Tupac Shakur – arguably one of the most famous musical artists of all time who was no stranger to controversy – personified a mentality he dubbed ‘Thug Life.’ According to Tupac, to the outsider – namely white Americans – ‘Thug Life’ could never be understood. In the 1990s and even today, white America views African-Americans as criminals, deviants and thugs. In an interview, Tupac explains the meaning behind ‘Thug Life’ in that it has nothing to do with “the dictionary’s definition” of a thug – depicting a savage or lawless person. Rather, ‘Thug Life’ was a philosophy that African-Americans, especially young African-American men, could all identify with. Tupac explained, “When I say thug, I mean, not like the criminal, the person that beats you over the head. I mean, like, the underdog.” As a result, the African-American community – and even members of other racial communities – collectively identified and rallied behind the idea the they are constantly viewed negatively by white society, but need to keep their chins high and keep pushing forward.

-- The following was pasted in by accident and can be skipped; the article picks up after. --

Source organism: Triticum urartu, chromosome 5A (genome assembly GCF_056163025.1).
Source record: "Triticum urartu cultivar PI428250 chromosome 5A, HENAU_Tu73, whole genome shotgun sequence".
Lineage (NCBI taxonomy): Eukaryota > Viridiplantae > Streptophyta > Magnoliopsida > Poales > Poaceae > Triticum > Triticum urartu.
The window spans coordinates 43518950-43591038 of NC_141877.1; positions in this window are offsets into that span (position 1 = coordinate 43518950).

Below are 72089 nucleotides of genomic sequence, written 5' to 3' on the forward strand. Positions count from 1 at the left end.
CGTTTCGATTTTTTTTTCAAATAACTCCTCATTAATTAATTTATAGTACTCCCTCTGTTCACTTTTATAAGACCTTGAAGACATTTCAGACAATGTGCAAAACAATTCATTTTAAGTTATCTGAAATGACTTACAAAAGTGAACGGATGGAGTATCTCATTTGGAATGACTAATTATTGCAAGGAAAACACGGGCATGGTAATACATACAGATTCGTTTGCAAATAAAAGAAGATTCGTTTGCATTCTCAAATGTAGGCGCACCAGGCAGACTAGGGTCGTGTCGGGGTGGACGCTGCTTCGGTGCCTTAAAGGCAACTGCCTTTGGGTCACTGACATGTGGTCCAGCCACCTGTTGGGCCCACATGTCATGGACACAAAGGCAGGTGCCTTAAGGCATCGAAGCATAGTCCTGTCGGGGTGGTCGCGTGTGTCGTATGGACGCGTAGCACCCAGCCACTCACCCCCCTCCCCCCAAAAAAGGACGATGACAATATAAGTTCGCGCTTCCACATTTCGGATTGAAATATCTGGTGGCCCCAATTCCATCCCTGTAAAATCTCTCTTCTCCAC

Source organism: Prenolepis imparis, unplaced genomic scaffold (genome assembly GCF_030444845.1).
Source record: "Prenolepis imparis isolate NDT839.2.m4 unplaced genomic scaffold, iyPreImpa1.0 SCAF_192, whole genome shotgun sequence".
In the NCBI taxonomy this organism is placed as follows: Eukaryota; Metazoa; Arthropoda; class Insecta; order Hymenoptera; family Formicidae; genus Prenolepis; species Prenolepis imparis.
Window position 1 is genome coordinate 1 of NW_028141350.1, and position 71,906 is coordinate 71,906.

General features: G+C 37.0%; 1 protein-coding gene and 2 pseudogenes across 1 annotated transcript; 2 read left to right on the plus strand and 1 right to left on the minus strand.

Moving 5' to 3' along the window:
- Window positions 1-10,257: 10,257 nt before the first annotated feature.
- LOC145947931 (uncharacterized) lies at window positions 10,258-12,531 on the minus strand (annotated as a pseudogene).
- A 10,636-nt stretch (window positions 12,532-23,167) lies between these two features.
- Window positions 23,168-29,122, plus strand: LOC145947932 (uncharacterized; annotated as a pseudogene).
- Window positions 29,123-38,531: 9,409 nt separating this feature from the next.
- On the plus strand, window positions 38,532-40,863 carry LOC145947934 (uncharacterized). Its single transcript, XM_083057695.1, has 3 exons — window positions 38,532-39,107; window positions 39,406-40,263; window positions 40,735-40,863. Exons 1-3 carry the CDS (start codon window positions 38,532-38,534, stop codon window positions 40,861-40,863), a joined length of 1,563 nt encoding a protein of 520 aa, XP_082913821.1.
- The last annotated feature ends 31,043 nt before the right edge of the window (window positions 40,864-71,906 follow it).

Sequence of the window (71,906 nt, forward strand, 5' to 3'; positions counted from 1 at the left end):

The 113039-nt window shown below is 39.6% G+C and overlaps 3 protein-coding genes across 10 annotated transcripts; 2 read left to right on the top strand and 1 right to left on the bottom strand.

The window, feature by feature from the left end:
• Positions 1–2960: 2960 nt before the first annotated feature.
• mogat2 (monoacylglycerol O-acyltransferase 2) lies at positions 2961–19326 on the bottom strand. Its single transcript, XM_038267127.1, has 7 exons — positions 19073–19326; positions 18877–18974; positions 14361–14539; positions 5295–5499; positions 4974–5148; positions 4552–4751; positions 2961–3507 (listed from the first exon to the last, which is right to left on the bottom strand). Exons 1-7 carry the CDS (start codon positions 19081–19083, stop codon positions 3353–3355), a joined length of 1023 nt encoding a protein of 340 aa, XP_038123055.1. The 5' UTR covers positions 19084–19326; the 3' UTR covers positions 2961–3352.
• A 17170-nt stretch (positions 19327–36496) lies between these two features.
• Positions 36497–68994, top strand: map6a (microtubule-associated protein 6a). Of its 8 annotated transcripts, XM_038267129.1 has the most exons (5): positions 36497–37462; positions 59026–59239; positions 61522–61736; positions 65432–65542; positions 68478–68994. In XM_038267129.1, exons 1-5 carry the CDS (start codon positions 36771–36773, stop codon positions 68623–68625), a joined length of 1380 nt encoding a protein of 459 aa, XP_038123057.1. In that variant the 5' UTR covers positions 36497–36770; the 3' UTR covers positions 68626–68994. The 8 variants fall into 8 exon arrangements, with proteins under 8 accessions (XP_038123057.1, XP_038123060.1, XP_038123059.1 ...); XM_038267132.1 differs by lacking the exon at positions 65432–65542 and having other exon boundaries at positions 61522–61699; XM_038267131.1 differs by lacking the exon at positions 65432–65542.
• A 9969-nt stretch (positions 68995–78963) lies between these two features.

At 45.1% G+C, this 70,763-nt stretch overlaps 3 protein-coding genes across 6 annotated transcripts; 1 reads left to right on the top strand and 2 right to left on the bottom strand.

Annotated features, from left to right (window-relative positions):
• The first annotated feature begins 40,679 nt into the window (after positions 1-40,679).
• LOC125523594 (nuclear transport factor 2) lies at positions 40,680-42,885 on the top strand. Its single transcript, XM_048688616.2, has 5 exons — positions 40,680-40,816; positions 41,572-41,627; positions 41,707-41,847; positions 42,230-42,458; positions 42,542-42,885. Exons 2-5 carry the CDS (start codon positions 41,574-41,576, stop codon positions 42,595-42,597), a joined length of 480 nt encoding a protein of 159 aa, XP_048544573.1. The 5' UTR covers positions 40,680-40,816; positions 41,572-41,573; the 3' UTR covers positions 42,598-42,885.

Today, the meaning of ‘Thug Life’ has posthumously changed. After years of tension between East and West coast rap groups and Tupac Shakur being gunned down on the streets of Las Vegas, he became a martyr. Since that day in 1996, he has been the face of the “gangsta rap” and “thug life” persona, which peddles the narrative of being “hard” and more of the dictionary’s definition of a “thug.” This shift has reverberated through rap culture and society as we see it today, despite the seemingly opposite intended meaning proposed by Tupac in the beginning.
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